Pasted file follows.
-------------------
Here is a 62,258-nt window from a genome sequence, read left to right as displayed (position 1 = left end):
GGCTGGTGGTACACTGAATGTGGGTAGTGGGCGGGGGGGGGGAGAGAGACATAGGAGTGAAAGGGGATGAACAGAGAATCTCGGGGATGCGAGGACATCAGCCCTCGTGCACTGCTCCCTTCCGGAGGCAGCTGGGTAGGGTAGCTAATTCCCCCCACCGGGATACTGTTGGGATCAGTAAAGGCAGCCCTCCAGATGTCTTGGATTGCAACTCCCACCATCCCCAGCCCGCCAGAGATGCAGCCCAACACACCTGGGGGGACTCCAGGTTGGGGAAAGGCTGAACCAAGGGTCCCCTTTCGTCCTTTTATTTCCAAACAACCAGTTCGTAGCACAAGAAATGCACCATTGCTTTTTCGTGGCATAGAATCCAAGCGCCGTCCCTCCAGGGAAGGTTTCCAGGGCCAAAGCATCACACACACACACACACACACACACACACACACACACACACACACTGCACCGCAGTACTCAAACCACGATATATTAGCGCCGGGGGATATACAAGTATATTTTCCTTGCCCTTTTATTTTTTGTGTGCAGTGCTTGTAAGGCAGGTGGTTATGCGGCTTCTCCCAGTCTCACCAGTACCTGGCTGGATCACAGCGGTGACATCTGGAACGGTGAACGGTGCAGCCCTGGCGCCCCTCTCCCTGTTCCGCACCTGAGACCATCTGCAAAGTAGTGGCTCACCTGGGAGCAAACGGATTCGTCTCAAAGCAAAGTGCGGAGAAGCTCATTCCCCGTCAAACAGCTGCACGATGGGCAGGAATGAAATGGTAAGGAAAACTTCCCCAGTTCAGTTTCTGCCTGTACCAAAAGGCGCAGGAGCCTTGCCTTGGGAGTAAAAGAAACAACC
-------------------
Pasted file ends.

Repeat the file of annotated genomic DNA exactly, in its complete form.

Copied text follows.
Here is a 62,258-nt window from a genome sequence, read left to right as displayed (position 1 = left end):
GGCTGGTGGTACACTGAATGTGGGTAGTGGGCGGGGGGGGGGAGAGAGACATAGGAGTGAAAGGGGATGAACAGAGAATCTCGGGGATGCGAGGACATCAGCCCTCGTGCACTGCTCCCTTCCGGAGGCAGCTGGGTAGGGTAGCTAATTCCCCCCACCGGGATACTGTTGGGATCAGTAAAGGCAGCCCTCCAGATGTCTTGGATTGCAACTCCCACCATCCCCAGCCCGCCAGAGATGCAGCCCAACACACCTGGGGGGACTCCAGGTTGGGGAAAGGCTGAACCAAGGGTCCCCTTTCGTCCTTTTATTTCCAAACAACCAGTTCGTAGCACAAGAAATGCACCATTGCTTTTTCGTGGCATAGAATCCAAGCGCCGTCCCTCCAGGGAAGGTTTCCAGGGCCAAAGCATCACACACACACACACACACACACACACACACACACACACACACACTGCACCGCAGTACTCAAACCACGATATATTAGCGCCGGGGGATATACAAGTATATTTTCCTTGCCCTTTTATTTTTTGTGTGCAGTGCTTGTAAGGCAGGTGGTTATGCGGCTTCTCCCAGTCTCACCAGTACCTGGCTGGATCACAGCGGTGACATCTGGAACGGTGAACGGTGCAGCCCTGGCGCCCCTCTCCCTGTTCCGCACCTGAGACCATCTGCAAAGTAGTGGCTCACCTGGGAGCAAACGGATTCGTCTCAAAGCAAAGTGCGGAGAAGCTCATTCCCCGTCAAACAGCTGCACGATGGGCAGGAATGAAATGGTAAGGAAAACTTCCCCAGTTCAGTTTCTGCCTGTACCAAAAGGCGCAGGAGCCTTGCCTTGGGAGTAAAAGAAACAACC